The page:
Adventures in Music (the first)

Every month or so, I head up from my teeny town in the middle of nowhere and head into the closest available center of civilization, Nagoya, and go music hunting.

It’s always fun, going from listening station to listening station and seeing what’s new, what’s good, what’s being suggested. Since I’ve been doing this for a while, I’ve found quite a bit of great music doing this, but it’s a bit dull not sharing it with anyone, so I’m going to start posting reviews of recent purchases and discoveries. Maybe sometimes with some time to digest them.

So, since I’m starting out with a backlog, anyway, I might as well play catch up from the get-go, and post my October outing goodies.


This trip was primarily so I could pick up the new Kenshi Yonezu album (which I did, pictured lower right) and while that one was great, honestly, I’m still digesting it. But I’ll get to that in a moment.


First up is Furutachi Yutaro‘s, of Salovers fame, solo project mini-album, CHIC HACK. I’ve always dug this guy’s voice, but never fallen that hard into Salovers. When I was giving this a listen, I immediately was hooked by the sense of frustrated intensity I got from the first song, “Tanderon,” with lyrics speaking of only being young for so long, like shattering stardust. I was intrigued, but not quite sold. Go to the next song, “Nettaiya no Koto,” and what’s the first thing I hear? Brass! OH YES! I was so amused to hear such a drastic change from the previous song. In short, I really liked the variety of sounds presented in this all too short mini-album. I don’t know if this is very in line with his stuff in Salovers, but this mini-album spans a vast array of genres in only six songs.

Highlights: “Tanderon” and “Thunderbolt”

Next is Lucky Tapes album, The Show. Immediately, I was hooked by the super cheerful disco-esque strings of the first track, “All Because of You.” Honestly, this is probably one of the happiest songs in my entire library. Definitely the magic song to listen to on a crappy day. Great pick-me-up. Moving on through the album, I greatly enjoyed the bass magic. These guys are reminiscent of Kirinji, though not quite as impressive vocally, and Great3, who I love more than most things on this planet. Also, funfact, they are on the same record label as Chocolat & Akito (the latter being vocalist of Great3). I am SO happy I picked this up.

Highlights: “Yureru Dress” and “Peace and Magic

After that, I picked up Bremen, by Kenshi Yonezu who is a mad genius, and though musically, I do feel that this release is a tad weaker than the previous godlike perfection that was Yankee, I may be slightly influenced by the reminiscence I get from the first track, “Unbelievers,” to some western stuff I’ve heard in commercials back home, but nothing I can specifically put my finger on just yet…I wanna say MGMT-like sounds, but that’s not quite it. My friend pointed out that it has the same chord progression as a Coldplay song. But that wasn’t the similarity that keeps tickling at me. Anyway, once you get past the intro, though, that sound fades away, it’s just there’s still that feeling like I know this sound, and it kills a bit of the enthusiasm for me.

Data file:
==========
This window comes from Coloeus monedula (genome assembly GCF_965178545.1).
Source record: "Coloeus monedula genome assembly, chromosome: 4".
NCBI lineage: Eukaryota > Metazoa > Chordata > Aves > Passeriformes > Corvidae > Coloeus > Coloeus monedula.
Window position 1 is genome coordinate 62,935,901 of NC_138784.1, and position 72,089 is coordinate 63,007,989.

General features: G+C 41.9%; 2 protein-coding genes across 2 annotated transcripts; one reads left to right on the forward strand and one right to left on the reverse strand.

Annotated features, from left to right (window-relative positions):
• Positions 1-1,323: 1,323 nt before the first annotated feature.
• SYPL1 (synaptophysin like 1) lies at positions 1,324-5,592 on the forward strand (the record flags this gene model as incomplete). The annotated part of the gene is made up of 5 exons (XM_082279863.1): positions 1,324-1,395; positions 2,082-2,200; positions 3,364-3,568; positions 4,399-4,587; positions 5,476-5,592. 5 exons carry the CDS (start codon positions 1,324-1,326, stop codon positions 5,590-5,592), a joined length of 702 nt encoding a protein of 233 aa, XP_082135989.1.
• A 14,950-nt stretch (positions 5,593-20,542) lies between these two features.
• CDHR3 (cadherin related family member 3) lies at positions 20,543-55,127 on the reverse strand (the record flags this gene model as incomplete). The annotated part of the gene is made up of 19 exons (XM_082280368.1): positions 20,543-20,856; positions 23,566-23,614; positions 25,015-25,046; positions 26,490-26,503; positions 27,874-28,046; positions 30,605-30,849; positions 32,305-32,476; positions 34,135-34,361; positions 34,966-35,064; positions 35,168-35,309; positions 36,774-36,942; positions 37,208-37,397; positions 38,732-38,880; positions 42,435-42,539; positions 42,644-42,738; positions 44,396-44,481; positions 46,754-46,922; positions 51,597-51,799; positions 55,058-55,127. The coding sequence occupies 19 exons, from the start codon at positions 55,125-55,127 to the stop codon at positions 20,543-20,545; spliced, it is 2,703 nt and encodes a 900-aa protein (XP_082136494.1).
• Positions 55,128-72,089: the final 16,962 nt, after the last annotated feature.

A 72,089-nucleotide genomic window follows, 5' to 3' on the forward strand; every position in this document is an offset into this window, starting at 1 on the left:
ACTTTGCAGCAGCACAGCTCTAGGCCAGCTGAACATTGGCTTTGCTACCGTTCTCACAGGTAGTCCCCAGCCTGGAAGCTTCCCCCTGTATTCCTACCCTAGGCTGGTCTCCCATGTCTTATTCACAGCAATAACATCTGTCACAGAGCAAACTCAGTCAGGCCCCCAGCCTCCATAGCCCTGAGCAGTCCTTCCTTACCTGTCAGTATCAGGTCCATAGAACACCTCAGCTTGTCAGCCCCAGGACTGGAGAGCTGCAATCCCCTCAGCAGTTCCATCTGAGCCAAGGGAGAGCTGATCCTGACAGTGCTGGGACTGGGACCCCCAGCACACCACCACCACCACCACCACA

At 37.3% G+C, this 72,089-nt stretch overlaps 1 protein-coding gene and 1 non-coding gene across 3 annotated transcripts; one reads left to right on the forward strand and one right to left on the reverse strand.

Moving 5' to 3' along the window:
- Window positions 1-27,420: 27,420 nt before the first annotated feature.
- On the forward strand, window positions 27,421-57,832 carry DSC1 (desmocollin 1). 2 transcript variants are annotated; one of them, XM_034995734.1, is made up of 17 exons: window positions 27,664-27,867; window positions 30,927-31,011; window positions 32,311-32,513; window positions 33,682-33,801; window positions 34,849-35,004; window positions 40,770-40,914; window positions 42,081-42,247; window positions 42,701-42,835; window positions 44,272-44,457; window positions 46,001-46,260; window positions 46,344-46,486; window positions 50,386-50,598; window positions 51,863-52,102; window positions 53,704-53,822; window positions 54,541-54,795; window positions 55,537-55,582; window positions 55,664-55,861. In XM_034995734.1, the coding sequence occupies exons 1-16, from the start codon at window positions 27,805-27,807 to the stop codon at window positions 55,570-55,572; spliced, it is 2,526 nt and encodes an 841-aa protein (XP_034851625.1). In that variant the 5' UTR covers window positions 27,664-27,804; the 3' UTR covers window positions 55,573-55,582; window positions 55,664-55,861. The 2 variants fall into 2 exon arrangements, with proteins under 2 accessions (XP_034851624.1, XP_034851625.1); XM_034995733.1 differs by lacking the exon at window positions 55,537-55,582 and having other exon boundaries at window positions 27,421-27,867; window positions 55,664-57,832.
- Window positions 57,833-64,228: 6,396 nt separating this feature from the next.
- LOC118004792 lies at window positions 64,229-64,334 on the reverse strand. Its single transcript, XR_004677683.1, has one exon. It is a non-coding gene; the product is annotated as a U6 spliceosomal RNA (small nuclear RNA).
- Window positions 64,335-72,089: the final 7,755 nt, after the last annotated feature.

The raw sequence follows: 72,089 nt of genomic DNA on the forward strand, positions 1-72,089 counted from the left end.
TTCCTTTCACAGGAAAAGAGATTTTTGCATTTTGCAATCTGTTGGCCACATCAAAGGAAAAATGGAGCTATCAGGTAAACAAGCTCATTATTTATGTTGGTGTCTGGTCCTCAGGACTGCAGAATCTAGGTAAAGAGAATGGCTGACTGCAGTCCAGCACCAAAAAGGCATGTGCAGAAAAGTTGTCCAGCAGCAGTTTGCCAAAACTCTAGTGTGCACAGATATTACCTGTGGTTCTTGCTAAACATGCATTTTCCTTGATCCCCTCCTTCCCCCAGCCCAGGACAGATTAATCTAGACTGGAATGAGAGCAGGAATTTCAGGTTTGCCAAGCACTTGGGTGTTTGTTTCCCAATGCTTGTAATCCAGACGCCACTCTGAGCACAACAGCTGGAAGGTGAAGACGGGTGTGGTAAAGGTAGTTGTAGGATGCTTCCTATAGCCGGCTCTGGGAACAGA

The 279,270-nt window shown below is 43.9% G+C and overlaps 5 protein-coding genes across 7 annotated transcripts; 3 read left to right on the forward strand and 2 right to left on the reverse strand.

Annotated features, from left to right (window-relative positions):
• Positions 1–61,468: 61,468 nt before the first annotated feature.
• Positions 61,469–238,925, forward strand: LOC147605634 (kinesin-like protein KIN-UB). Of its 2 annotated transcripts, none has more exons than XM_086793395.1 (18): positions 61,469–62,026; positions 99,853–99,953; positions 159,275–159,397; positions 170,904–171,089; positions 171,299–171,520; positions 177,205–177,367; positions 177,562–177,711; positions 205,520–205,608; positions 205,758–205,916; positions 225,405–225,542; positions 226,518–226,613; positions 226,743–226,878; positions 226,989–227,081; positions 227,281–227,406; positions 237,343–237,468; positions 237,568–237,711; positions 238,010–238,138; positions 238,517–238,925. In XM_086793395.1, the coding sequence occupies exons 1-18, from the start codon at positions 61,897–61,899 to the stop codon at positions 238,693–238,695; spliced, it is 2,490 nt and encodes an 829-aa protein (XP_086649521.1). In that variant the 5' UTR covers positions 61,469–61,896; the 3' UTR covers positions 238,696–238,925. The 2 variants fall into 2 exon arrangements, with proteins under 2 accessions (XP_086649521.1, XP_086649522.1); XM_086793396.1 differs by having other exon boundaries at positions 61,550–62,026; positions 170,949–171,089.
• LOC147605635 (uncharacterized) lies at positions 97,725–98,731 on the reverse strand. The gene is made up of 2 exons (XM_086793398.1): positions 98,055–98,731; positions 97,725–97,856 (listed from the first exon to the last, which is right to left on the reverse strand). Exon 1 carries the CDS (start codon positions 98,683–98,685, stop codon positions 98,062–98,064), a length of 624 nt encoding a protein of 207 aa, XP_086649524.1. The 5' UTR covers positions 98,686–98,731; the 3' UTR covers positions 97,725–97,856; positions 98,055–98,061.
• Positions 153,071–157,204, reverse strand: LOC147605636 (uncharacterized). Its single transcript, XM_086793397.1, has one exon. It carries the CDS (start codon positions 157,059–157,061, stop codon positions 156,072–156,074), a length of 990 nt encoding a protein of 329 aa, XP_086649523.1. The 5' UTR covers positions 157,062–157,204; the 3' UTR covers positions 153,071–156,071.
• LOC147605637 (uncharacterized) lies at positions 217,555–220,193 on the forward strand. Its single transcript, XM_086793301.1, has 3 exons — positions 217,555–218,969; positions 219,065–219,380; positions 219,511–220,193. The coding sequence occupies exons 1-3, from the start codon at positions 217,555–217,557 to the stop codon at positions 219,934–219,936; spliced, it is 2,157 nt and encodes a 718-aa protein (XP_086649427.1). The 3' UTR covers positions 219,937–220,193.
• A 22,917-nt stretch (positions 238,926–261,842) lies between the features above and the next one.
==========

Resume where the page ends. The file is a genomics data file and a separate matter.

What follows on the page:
Beyond this, the problem with his releases is that they’re so dense. What you hear is only a fraction of what makes him so brilliant. Yes, most music nowadays has lyrics, but the quality varies so dramatically that some bands, it doesn’t even matter what they’re saying. That is anything but the case here. The lyrics composed for Yankee told one hell of an interconnected story, and honestly, it’s pretty rare to encounter something like that. So, as I said earlier, I am still digesting this release…haven’t combed through the lyrics with a translating comb just yet, so can’t quite cast a definitive judgement there yet.

Highlights: “Undercover,” “Ame no Gairo ni Yakou Mushi,” and “Blue Jasmine”
Moving on, we have Taiko Super Kicks, this mini-album caught me instantly. Their sound was highly reminiscent of Ogre You Asshole, who are not only amazing on their own, but also themselves remind me of Pinback, who I adore. I honestly wasn’t planning on buying anything else, and really shouldn’t have even touched the listening stations at Tower Records after spending so much already at HMV, but I couldn’t stop myself. The moment the first track Reikan starts, it sets just the right chill tone for the next five songs. Carefully straddling the line between hopeful and sad. Honestly, it’s all about that bass being brought more to the forefront. Now, I’m definitely a person who listens to a lot of music that most people would find a bit depressing. I find it beautiful, though. But this album has just the right amount of chill to make the long bus ride back from Nagoya a lot more enjoyable. In related news: they have a full album coming out on December 23rd! PREORDER TIME!

Also pictured, bonus disk I got along with it at Tower Records that came with a remix of Reikan and another song. Yay!

Highlights: “Reikan,” “Yoru,” and “Machi”


Things I  tragically put back:

Reichi “Chabo” Nakaido’s first album in 15 years, CHABO. But only because I had already spent way too much money as it is. It was a very close thing…don’t worry bby, I’ll be back for you. ;D

Analogue Fish – Almost a Rainbow. Holy crap, never thought I’d want to buy an Analogue Fish album, never could get into them in the past, so I was AMAZED that this album caught me so much. I’ll keep my eye on it.

Quruli – Futatsu no Sekai. Precious precious Quruli, WHAT? What is with this Rumiko Takahashi thing? I don’t….I just…*sigh* I don’t even. I don’t like any of her work, but holy lord do I love me some Quruli. I’ll wait until the album. ❤


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